Skip to main content

Thank you for visiting You are using a browser version with limited support for CSS. To obtain the best experience, we recommend you use a more up to date browser (or turn off compatibility mode in Internet Explorer). In the meantime, to ensure continued support, we are displaying the site without styles and JavaScript.

The sombre view of AIDS

Extrapolation from short-term data is risky, but the development of AIDS among those infected with HIV by blood transfusions, if properly described by a normal distribution, suggests a 15-year mean incubation and a high incidence of disease among carriers of the virus.

This is a preview of subscription content, access via your institution

Access options

Rent or buy this article

Get just this article for as long as you need it


Prices may be subject to local taxes which are calculated during checkout


  1. Holmes, K.K. J. Am. med. Ass. 254, 2254–2257 (1985).

    Article  Google Scholar 

  2. Lawrence, J. Scient. Am. Dec. 1985: 70–79.

  3. Blattner, W.A. et al. Ann. intern. Med. 103, 665–670 (1985).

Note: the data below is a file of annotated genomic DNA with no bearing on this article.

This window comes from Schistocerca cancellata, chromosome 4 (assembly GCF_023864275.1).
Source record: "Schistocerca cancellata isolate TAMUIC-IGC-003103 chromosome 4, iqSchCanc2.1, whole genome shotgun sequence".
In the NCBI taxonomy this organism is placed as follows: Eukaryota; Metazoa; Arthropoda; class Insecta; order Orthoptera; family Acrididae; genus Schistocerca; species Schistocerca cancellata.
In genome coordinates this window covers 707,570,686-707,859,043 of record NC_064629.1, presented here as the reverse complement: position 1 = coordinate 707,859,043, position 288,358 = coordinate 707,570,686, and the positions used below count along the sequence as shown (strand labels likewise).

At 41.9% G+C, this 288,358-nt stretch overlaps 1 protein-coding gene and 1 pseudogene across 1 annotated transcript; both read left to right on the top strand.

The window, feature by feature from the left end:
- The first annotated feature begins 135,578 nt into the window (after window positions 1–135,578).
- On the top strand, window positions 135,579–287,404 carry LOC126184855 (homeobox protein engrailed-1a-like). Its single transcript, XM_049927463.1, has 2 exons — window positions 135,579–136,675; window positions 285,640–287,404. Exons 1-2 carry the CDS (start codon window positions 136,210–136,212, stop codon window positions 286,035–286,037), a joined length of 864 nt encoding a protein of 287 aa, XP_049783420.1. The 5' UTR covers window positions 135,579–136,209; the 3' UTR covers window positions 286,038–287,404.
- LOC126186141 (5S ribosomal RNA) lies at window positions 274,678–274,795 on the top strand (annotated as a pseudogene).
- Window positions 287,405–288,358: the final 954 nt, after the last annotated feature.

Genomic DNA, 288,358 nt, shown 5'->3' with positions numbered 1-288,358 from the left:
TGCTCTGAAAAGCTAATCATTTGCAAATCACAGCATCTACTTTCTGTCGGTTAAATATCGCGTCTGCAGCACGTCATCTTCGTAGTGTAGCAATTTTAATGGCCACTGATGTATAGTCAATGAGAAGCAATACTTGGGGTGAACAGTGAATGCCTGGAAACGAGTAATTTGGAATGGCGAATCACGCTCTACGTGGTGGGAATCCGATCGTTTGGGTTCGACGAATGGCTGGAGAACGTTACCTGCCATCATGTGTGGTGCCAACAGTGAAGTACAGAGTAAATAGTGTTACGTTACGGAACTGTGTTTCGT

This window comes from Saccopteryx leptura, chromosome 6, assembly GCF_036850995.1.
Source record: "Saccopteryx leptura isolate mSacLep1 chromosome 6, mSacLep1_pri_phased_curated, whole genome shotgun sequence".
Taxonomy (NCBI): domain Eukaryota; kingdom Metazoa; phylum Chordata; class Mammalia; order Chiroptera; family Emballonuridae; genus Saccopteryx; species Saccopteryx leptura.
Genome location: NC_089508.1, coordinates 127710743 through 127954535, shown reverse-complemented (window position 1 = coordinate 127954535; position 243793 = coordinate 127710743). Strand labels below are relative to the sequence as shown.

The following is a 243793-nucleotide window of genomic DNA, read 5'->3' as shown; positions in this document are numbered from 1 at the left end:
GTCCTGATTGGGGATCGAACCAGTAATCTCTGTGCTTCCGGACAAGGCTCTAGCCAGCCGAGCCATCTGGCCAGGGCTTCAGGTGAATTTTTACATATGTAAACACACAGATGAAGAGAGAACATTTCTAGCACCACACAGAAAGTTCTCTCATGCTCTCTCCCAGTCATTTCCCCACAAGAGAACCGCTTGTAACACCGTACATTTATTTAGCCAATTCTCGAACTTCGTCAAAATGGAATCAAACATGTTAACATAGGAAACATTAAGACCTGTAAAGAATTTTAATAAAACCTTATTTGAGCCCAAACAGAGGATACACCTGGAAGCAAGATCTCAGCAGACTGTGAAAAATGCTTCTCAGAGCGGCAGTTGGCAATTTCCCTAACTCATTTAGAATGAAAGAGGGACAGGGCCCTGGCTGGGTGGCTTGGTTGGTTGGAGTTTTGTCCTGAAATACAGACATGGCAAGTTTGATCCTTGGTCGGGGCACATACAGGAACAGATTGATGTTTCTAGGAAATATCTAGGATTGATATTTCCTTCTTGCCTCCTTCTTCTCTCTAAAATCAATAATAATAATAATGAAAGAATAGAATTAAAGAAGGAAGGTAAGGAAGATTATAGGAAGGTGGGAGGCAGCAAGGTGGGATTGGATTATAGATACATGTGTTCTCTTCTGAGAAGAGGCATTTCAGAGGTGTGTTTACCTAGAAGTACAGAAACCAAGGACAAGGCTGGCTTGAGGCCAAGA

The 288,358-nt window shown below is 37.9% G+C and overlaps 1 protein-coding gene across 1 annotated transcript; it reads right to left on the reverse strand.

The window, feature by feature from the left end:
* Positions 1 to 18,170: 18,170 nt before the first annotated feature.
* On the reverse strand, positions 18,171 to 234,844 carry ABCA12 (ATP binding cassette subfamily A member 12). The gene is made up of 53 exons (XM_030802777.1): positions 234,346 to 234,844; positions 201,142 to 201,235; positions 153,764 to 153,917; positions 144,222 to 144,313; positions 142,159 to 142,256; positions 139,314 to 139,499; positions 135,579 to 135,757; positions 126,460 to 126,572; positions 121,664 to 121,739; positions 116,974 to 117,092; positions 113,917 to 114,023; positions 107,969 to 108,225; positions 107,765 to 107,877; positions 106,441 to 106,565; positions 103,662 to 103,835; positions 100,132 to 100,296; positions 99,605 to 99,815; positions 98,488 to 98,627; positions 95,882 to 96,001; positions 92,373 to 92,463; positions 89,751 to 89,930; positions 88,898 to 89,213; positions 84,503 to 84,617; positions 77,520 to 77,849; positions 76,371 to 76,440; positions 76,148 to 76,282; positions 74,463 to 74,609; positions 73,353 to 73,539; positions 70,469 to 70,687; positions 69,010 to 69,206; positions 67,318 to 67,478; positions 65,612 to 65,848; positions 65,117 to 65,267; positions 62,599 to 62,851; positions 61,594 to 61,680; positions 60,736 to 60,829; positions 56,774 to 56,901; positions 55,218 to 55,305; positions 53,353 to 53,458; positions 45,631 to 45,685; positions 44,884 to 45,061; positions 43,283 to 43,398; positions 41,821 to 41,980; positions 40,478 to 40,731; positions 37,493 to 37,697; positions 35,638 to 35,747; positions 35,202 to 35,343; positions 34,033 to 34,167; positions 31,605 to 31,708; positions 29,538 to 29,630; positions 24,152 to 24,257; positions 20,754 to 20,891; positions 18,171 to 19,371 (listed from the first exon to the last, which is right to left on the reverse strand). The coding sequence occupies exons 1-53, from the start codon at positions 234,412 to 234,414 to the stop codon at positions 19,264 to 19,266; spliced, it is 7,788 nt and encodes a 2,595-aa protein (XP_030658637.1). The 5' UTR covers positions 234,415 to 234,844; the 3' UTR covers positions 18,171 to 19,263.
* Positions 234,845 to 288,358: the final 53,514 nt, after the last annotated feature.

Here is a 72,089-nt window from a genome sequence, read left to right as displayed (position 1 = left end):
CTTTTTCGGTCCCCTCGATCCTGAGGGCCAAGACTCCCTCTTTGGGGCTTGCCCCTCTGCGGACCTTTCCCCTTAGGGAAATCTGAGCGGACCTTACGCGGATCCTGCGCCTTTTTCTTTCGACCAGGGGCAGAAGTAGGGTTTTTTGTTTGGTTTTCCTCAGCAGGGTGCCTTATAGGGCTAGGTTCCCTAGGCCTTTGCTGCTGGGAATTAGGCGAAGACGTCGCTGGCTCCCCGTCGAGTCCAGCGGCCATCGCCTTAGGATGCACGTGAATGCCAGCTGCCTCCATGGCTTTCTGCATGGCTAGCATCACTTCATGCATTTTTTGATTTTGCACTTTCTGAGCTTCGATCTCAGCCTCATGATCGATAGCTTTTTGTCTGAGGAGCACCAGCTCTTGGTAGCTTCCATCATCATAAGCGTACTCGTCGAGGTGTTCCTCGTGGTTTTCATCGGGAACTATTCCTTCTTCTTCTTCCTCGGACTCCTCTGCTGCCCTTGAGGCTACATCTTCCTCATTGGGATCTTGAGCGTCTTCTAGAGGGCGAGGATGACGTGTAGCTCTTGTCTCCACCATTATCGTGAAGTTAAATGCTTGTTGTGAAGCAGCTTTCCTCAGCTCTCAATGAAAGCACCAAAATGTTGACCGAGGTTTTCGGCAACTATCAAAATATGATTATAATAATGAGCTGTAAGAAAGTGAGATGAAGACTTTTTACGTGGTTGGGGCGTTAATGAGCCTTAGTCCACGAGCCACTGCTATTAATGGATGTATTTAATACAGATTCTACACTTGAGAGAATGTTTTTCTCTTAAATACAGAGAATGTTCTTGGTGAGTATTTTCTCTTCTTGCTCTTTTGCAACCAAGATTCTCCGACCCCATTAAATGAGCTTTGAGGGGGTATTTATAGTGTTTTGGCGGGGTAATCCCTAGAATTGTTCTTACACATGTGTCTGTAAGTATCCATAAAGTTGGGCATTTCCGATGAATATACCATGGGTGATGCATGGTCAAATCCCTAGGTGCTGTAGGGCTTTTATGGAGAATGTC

Article  CAS  Google Scholar 

  4. Aitchison, J. & Brown, J.A.C. The Log Normal Distribution (Cambridge University Press, 1957).

    Google Scholar 

  5. Christiansen, J.S. et al. Diabetic Nephropathy. 4, 104–107 (1985).

    Google Scholar 

  6. Parry, H.B. Scrapie Disease in Sheep (Academic, New York, 1983).

    Google Scholar 

  7. Peterman, T.A. et al. J. Am. med. Ass. 254, 2913–2917 (1985).

    Article  CAS  Google Scholar 

  8. Sivak, S.L. & Wormser, G.P. New Engl. J. Med. 313, 1352 (1985).

    CAS  PubMed  Google Scholar 

Download references

Author information

Authors and Affiliations


Rights and permissions

Reprints and Permissions

About this article

Cite this article

Rees, M. The sombre view of AIDS. Nature 326, 343–345 (1987).

Download citation

  • Issue Date:

  • DOI:

This article is cited by


Quick links

Nature Briefing

Sign up for the Nature Briefing newsletter — what matters in science, free to your inbox daily.

Get the most important science stories of the day, free in your inbox. Sign up for Nature Briefing